Re: [asa] Where does TE differ from NOMA? (was: Re: Schools and NOMA)

From: Cameron Wybrow <>
Date: Fri Nov 06 2009 - 01:32:41 EST


Regarding your post below, I'm not sure that I disagree with the first paragraph, though it doesn't really get at the larger question I raised about the relation between the ancient and modern notions of reason, and the price that the adoption of the modern conception of reason exacts upon the science of nature. But let that pass.

I'm not on the ground, as you perhaps are, regarding the educational and political activities of various ID supporters across the USA. I'll take your word for it that there is some excessive activity going on. But I would make two points: (1) For at least the last few years, Discovery's official position has been that ID should *not* be mandated in the schools, and that science class should instead present an honest picture of evolutionary theory, mentioning its weak points (drawn from peer-reviewed scientific literature, not Discovery Institute literature) as well as its strong points. This is entirely reasonable, but Eugenie and her gang will hear none of it. They're at every one of these hearings, trying to block any changes in State education standards which would guarantee that impressionable 14-year-olds get at least a few minutes' exposure to criticisms of the reigning theory. So why are ID people the fanatical activists, and not the NCSE? (2) As I've mentioned many times, apparently to some deaf ears here, the scientific critique of Darwinism goes way back to Darwin's time and has never ceased, and it has come from worldly British Victorian naturalists and French Jewish philosophers and French Catholic biologist-mathematicians and agnostic MIT engineering professors and agnostic Australian physician-biochemists, and therefore is not a theocratic, fundamentalist, YEC plot hatched by the Discovery Institute in the early 1990s. The constant obsession with what some YEC parents are doing in Kansas or Oklahoma in the name of ID, when we still don't have a serious suggestion (as opposed to a bed-time story for the uncritical) regarding how evolution could have formed an eye or a cardio-vascular system, looks very much like classic misdirection.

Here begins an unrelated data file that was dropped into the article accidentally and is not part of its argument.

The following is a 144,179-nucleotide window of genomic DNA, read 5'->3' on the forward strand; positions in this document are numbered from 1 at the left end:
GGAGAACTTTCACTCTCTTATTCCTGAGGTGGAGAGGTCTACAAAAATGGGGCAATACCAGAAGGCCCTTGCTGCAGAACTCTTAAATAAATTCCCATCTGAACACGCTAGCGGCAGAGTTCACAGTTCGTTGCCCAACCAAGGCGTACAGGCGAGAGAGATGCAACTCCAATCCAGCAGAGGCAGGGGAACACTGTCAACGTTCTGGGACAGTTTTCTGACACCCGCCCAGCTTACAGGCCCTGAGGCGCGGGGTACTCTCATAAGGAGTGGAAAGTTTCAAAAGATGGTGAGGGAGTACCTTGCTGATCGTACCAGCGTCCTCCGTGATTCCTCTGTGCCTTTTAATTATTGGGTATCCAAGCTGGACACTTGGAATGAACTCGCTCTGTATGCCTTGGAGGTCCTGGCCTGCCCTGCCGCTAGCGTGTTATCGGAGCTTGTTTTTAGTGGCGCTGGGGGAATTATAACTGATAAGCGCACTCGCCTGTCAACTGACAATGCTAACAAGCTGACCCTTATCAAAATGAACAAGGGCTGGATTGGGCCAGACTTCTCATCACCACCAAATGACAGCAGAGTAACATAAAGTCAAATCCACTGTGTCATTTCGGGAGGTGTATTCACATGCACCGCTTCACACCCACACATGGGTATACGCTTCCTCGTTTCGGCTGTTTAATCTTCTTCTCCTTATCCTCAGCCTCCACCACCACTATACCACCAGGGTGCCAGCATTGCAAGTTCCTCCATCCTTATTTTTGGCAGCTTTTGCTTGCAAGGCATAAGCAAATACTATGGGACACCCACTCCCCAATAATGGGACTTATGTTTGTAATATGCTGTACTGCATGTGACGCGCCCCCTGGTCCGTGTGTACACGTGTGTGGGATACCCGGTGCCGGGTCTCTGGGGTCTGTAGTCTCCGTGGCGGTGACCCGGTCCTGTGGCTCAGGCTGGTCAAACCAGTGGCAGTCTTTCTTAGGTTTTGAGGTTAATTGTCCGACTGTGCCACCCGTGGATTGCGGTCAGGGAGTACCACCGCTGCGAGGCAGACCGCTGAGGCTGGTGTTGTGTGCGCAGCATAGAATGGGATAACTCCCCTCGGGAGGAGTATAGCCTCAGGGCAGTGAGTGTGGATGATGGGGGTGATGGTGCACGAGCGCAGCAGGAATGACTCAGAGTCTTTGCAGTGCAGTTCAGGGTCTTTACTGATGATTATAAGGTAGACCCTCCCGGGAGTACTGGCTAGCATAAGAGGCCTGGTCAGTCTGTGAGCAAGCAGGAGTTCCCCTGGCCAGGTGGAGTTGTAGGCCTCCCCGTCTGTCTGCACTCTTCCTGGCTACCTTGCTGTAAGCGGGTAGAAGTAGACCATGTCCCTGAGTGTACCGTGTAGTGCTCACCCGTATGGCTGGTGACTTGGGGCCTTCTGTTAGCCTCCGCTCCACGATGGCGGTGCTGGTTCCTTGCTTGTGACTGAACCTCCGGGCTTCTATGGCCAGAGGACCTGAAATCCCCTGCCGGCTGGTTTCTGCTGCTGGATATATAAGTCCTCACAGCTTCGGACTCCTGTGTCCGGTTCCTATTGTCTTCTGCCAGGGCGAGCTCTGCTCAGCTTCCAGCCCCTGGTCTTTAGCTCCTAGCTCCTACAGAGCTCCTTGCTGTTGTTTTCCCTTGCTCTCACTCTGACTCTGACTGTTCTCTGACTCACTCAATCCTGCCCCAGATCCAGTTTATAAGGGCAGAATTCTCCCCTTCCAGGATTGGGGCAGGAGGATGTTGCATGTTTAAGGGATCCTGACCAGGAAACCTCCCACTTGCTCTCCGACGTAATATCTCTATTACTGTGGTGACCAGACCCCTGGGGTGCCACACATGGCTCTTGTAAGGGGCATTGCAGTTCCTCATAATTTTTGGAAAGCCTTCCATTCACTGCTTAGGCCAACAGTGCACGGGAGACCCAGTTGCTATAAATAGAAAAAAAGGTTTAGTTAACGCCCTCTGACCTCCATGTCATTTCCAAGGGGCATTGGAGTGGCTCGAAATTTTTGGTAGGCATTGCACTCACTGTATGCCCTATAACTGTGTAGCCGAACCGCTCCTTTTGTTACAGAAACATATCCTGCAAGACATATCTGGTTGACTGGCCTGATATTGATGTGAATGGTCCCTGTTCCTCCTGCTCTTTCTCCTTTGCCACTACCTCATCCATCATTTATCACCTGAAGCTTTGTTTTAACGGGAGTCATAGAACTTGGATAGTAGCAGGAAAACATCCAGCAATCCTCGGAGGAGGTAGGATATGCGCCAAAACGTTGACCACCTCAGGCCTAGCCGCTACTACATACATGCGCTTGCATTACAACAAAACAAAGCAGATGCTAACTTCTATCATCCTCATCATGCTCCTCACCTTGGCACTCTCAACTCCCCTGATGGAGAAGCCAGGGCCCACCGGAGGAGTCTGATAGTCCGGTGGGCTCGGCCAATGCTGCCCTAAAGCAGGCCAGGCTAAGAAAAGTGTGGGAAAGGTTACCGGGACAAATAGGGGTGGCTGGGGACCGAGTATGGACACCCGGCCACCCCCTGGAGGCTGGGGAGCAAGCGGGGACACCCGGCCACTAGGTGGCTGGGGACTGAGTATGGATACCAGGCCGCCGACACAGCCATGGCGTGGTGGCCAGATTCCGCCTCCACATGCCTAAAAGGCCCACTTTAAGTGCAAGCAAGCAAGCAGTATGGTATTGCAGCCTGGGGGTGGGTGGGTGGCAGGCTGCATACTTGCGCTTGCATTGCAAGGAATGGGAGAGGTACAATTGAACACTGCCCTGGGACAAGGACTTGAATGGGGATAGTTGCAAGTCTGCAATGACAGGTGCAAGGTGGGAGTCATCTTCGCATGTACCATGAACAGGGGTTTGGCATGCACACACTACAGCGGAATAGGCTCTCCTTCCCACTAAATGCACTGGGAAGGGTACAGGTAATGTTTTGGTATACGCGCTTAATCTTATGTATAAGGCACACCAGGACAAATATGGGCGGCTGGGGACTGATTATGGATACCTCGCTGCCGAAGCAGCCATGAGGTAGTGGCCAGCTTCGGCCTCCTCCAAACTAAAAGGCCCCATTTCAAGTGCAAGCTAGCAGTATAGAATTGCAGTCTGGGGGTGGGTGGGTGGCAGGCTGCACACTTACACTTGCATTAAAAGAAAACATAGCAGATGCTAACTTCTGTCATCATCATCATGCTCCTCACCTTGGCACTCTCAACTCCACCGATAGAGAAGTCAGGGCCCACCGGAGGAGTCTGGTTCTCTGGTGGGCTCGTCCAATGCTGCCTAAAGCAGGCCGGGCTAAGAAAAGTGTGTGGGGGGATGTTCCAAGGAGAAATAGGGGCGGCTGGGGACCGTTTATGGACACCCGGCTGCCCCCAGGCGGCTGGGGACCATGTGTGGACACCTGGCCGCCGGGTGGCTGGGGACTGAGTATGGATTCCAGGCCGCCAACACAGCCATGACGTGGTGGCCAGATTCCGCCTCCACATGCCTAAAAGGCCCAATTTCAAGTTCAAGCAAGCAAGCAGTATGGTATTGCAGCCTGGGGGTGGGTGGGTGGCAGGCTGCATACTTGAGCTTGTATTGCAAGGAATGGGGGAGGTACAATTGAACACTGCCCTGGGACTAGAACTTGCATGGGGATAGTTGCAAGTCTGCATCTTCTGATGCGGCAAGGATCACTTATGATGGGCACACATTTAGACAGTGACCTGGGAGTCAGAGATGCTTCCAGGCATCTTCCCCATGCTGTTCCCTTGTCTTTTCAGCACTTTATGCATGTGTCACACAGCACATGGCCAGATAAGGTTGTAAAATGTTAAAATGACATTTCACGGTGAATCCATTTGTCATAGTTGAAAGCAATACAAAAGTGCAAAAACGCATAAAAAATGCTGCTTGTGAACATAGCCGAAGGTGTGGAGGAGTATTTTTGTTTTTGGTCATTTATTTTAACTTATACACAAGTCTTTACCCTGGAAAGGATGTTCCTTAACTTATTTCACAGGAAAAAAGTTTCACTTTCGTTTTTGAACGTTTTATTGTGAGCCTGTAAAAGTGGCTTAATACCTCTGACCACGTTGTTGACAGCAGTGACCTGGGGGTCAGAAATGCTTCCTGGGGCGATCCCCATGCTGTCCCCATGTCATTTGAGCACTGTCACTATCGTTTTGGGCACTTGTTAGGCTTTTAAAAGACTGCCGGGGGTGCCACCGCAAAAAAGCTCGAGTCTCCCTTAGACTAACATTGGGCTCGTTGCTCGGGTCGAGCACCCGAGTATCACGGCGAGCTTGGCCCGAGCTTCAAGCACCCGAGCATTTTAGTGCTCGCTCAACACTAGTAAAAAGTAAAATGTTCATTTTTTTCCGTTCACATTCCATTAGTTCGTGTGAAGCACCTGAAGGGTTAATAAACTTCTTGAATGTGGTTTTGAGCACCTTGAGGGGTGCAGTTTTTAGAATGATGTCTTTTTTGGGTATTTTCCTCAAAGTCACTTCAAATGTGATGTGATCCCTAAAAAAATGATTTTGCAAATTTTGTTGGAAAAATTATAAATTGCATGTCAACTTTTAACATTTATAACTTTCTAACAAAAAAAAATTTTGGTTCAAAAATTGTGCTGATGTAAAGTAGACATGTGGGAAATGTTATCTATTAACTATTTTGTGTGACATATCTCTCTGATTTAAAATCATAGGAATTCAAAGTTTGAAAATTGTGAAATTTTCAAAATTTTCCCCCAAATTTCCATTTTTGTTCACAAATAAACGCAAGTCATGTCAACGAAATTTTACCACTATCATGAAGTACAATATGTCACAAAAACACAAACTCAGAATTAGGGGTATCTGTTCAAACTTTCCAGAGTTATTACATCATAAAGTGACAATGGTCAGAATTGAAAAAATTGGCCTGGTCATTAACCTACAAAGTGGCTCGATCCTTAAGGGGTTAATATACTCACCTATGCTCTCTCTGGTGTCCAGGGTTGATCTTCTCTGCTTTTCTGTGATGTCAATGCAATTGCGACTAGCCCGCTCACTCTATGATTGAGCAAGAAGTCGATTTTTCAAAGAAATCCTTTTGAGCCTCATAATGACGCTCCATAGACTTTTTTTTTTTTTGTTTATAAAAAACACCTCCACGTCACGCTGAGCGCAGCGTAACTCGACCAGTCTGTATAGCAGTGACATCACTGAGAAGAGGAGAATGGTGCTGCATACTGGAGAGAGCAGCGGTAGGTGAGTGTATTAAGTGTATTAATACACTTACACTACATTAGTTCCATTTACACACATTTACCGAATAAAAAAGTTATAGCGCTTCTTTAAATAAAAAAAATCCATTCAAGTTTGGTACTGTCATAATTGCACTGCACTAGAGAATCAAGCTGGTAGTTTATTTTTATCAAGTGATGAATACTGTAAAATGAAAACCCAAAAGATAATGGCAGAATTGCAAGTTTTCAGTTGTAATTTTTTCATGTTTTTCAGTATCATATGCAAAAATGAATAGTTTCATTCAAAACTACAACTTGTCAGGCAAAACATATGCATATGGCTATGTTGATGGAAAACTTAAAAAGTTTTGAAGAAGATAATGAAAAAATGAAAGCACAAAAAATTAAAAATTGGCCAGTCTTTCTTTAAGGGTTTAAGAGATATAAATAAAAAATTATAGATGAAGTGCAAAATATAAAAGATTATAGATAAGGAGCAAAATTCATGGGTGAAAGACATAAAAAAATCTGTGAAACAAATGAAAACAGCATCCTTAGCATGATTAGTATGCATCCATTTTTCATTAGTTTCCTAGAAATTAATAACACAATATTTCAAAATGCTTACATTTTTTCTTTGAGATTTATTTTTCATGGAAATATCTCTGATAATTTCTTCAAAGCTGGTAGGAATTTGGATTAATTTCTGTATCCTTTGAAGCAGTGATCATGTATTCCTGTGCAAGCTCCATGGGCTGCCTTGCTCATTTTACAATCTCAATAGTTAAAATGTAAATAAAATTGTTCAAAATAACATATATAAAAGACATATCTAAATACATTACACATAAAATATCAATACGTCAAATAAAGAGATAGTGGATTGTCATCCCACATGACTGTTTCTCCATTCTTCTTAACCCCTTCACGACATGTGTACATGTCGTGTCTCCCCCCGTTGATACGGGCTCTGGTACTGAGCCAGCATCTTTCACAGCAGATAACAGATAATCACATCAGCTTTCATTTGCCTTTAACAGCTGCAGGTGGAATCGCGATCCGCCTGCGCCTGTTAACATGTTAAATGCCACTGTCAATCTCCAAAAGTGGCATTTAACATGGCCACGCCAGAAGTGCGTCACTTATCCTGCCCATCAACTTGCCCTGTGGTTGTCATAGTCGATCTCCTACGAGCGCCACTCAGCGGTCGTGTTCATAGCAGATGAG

----- Original Message -----
  From: Keith Miller
  Sent: Thursday, November 05, 2009 8:46 PM
  Subject: Re: [asa] Where does TE differ from NOMA? (was: Re: Schools and NOMA)


  I will not respond to your post except to say that science gives us only a limited understanding of nature. We absolutely cannot have a complete understanding of nature without understanding it as creation. Science is a very powerful way of knowing, but the knowledge it provides is very narrow and constrained. It is not just that science cannot address questions of morality and ethics, but that it cannot fully grasp physical reality. That reality is much bigger than what is accessible to scientific inquiry because God is acting in and through it to accomplish God's purposes, and it depends absolutely on God's continuing sustaining work. The most powerful aspect of physical reality is that it is creation.

  BTW: The focus by the ID movement on science, and evolution in particular, was definitely a tactical decision. Phil Johnson who was the founder of the ID movement made that quite explicit. The activities at the local level are almost entirely political in nature -- there is a reason why both Phil Johnson and John Calvert (the founder of the IDnet) are lawyers not scientists. Nearly all local activity of the ID movement (supported by the Discovery Institute and the ID leadership) concerns elections, legislation, and legal action. If you really want to understand the practical reality of the ID movement you must become aware of this political and social dimension.

  All the best,


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Received on Fri Nov 6 01:33:10 2009

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